Network your way to jobs and work experience – positive results from PPLS students


Suggesting ‘Networking’ to students as a way of finding work and volunteering opportunities often sees them recoiling in horror! The ‘N’ word seems to inspire ideas of nepotism and  favouritism. However, hopefully the experiences of 2 PPLS students will help to dispel these myths.

Read on to find out how philosophy student Laura networked her way to a work placement in Public Affairs, and listen to how another Laura  (45 second into the video) used a chance meeting at a wedding to land her first job in advertising and marketing.

 I was inspired to find out more about the world of Public Affairs when I went along to last year’s ‘Life Beyond your PPLS degree’ event and heard PPLS grad Katy Hetherington talk about her Public Affairs role with Standard Life (you can read about it here – Katy Hetherington Public Affairs Consultant, Standard Life.)

This prompted me to try to find out more by gaining some experience with a Public Affairs agency. Following tips from both Katy and the Careers Service website, from a starting point of knowing no-one at the agency, I managed to secure 2 weeks work experience.

I’ve outlined the process I went to below, so give it a go – it may well work for you too!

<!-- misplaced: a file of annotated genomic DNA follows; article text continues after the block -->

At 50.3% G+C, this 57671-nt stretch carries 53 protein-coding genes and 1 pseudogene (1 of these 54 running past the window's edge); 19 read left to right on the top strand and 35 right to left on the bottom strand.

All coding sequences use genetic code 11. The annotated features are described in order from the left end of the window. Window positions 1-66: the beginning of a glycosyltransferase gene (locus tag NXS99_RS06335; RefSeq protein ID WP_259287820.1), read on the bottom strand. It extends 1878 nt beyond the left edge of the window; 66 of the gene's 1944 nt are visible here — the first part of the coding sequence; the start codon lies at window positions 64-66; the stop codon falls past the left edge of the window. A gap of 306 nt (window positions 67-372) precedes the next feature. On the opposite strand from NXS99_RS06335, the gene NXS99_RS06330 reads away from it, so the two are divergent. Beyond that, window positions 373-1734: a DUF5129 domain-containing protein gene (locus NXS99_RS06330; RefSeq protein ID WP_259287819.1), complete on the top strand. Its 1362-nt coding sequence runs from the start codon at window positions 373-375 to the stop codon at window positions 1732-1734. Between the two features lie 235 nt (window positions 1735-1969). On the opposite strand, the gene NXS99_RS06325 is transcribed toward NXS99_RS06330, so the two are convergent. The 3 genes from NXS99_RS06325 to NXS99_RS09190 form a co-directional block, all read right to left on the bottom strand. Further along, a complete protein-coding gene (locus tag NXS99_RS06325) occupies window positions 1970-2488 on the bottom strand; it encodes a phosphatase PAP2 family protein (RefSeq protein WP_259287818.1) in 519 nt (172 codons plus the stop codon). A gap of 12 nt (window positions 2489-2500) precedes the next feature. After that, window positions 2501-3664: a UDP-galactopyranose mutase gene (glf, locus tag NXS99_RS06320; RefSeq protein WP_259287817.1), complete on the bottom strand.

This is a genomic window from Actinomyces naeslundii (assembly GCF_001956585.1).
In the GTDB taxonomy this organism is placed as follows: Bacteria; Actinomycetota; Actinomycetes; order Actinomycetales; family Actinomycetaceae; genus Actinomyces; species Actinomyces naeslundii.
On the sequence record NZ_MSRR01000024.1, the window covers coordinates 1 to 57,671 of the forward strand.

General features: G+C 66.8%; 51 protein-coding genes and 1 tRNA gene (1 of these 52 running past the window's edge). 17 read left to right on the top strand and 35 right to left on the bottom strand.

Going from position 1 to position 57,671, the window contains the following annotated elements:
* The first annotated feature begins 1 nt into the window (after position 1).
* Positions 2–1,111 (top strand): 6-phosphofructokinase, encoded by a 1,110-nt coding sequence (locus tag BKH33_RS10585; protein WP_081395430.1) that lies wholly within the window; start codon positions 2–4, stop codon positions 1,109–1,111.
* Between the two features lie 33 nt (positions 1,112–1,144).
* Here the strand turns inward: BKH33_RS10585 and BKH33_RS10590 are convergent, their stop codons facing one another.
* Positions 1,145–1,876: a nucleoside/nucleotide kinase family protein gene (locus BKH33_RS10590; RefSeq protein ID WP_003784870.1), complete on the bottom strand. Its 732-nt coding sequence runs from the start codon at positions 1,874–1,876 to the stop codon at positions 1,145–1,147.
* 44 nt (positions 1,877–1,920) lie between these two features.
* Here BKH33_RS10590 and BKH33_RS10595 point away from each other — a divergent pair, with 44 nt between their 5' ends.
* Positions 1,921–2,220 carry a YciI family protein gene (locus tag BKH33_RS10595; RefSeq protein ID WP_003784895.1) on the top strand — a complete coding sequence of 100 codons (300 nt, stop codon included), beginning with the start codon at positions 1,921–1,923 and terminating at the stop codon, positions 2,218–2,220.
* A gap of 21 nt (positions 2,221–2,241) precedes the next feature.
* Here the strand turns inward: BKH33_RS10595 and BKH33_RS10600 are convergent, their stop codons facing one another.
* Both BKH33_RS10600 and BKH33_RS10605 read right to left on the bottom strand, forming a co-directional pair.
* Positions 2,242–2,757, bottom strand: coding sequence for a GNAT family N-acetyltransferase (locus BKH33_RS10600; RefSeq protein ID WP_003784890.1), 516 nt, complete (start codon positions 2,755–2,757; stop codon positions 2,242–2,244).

• I did pretty extensive research on the company before hand, making sure I knew who to ask for, who would be best to speak to etc.
  • ask for a named person, be brave, and leave a message if they are busy and ask for someone to call you back.
  • I called in the middle of the morning, so that people were likely in the office but not too close to lunch.
  • I had already emailed in a CV, so I had something to refer them to and give a bit of structure to the conversation.
  • Then when I finally reached the right person, who scheduled in a suitable call it was just a case of being prepared, being polite, trying not to interrupt the natural conversation and having a pen and paper handy to take notes.
  • Due to the fact that I was calling them I had jotted down some ideas for arranging work experience and some questions I wanted to ask them.  

I ended up being successful in persuading them to take me on for two weeks which was great! ‘  (Laura, current philosophy student)

So if you’re looking for experience, and you can’t find any adverts for what you’re interested in – give networking and speculative applications a go – you never know where it might lead. As well as the advice and inspiration above, use the advice in our ‘Finding unadvertised jobs’ section to get you started.

This entry was posted in English language and linguistics, General interest, Looking for work, Philosophy, Psychology, work experience and tagged , , , , , . Bookmark the permalink.

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